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Nigerians angry about Lawmakers’ ‘shocking’ Monthly Allowance

Members of the Nigerian Senate

LAGOS–––Nigeria, often referred to as the “Giant of Africa”, owing to its large population and economy has and continues to remain a nation of mystery and misery. With an estimated 190 million inhabitants, the West African country is the most populous country in Africa and the seventh most populous country in the world.

It has one of the world’s highest economic growth rates, averaging 7.4% according to the Nigeria economic report released in July 2014 by the World Bank. But poverty remains significant at 33.1% in Africa’s biggest economy.  It is a puzzle for a country with massive wealth and a huge population to support commerce, a well-developed economy, and lots of natural resources such as oil, the level of poverty remains unacceptable.

Like most African nations, Nigeria’s single largest problems are rampant corruption, excessive greed, and poor public service governance.

Nigeria’s PDP Senators in Buhari’s party. Each earns $37,000 dollars as monthly allowance in a nation where ordinary families live on less than $2 a day.

This week, a Nigerian Senator, Shehu Sani, who represents the people of the northwestern state of Kaduna, said Senate lawmakers earn about 750,000 nairas a month in wages and an additional monthly “running allowance” of 13.5 million naira which equates to $37,500 United States dollars on the black-market rate of 360 nairas per dollar.

The Senator’s revelation that lawmakers in the upper house of parliament receive about $37,500 each month for personal expenses has incited profuse anger in the West African country, where most people live on less than $2 a day.

Senator Sani’s admission ignited outrage in the Nigeria press and on social media. Globe Afrique’s finding reveals that while the politicians and their associates in Africa’s biggest crude producer continuously benefited from the country’s oil wealth, most of its 190 million inhabitants live in excruciating poverty.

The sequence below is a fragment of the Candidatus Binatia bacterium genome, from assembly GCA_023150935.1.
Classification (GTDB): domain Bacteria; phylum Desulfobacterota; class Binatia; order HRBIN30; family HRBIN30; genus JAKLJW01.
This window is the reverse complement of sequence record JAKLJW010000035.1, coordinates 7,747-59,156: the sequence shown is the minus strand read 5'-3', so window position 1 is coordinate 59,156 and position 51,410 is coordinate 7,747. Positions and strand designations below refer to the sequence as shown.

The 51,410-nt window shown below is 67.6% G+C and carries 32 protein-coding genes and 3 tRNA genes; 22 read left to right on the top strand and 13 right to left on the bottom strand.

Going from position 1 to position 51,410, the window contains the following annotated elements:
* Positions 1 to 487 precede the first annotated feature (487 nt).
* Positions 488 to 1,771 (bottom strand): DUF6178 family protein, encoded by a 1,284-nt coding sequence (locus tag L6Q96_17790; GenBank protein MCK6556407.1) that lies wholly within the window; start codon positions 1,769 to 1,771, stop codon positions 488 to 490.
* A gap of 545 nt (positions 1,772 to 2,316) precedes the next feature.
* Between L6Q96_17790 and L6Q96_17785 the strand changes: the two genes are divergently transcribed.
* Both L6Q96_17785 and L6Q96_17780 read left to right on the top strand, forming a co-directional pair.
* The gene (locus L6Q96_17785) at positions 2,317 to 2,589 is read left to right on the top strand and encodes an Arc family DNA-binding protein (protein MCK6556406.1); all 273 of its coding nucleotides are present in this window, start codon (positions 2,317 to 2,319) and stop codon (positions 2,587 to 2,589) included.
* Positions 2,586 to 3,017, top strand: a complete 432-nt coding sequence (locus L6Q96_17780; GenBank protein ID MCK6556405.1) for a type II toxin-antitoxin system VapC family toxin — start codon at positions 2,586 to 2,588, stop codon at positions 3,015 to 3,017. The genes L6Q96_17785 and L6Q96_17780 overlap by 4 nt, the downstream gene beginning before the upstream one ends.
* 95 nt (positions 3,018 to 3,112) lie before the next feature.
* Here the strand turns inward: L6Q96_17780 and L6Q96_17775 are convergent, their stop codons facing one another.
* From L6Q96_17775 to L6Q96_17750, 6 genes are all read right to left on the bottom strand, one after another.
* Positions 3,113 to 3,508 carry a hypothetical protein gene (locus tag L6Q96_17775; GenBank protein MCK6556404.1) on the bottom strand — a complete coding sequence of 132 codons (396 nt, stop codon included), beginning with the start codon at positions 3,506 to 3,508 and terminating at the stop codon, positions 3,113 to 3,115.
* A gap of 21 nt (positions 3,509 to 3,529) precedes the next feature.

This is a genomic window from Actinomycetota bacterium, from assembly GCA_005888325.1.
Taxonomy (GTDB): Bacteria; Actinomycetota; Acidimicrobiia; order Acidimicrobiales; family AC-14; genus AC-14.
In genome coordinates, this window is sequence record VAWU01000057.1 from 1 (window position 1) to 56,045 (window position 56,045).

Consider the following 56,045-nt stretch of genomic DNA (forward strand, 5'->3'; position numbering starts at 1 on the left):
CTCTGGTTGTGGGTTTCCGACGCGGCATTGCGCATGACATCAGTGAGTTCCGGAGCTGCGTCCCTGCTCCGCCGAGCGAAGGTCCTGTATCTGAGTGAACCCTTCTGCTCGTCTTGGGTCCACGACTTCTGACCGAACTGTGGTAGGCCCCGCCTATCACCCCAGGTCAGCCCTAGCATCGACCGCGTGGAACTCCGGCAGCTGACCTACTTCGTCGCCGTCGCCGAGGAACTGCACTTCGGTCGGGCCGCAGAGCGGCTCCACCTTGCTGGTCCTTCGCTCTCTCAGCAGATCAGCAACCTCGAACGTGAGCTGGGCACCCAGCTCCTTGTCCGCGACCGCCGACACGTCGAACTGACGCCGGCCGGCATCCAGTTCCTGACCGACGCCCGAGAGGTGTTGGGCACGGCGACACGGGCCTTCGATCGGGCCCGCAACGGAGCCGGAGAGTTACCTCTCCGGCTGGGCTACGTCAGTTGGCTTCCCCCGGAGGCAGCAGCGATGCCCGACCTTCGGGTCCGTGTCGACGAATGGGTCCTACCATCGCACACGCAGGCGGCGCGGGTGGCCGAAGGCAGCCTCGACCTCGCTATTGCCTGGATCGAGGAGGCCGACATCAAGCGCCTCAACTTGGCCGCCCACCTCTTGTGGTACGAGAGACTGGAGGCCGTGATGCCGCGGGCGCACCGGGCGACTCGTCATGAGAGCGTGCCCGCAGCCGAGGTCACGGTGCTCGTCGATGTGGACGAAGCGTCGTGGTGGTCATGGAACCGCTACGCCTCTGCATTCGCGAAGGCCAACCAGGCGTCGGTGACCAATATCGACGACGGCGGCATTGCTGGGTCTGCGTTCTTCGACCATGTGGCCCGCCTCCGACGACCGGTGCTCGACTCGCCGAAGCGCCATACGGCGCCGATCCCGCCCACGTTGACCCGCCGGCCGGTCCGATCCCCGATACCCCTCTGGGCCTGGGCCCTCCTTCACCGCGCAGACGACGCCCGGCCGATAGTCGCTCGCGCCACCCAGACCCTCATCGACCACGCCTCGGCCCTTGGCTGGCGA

A very corrupt and badly managed country by all standards, the IMF recently said the majority of the people of Nigeria were getting poorer despite the West African state tremendous wealth.

Progressive Nigerian Senator Shehu Sani

Several furious Nigerians at home and abroad say public outrage over the gap between rich and poor could become the major election campaign issue in the coming months.

Incumbent president Muhammadu Buhari, the one-time military ruler who has not disclosed whether he will seek a second term in elections next February, came to power in 2015 vowing to improve the lives of ordinary Nigerians. But so far, his campaign pledge has not gained traction.

said A Nigerian development economist Odilim Enwegbara said, “We must stop our lawmakers being the ones to determine how they are paid.”

A civil servant in Abuja, Usman Mohammed, rebuked the country’s political leaders, saying the money allocated for lawmakers’ expenses was “outrageous.”

“They are supposed not to earn up to that amount of money when people hardly survive,” he said.

Dozens of other Nigerians who spoke on condition of anonymity said their leaders have failed them.

Nigeria, the largest economy in Africa, is gradually rising from the recession, and Inflation remains in double digits, at 14.3 percent in last February.

While corruption in public service in Nigeria is a known fact, the expense amount disclosed by Senator Sani, regarded as a firebrand politician for tough stance and reputation, who is also an elevated member of President Buhari’s All Progressives Congress party, had not never been disclosed before.

“When that light of transparency is cast on all these personalities and offices, then Nigerians will come to know whether it is worth their while to support or sustain the big government as we have now,” Senator Sani said.

In the wake of big salaries by most African lawmakers, there is increased pressure on Western nations and the international communities to stop sending international aid and development support to Africa.

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Dave Okonjie

Dave Okonjie is a public affairs analyst, researcher and senior issues correspondent.
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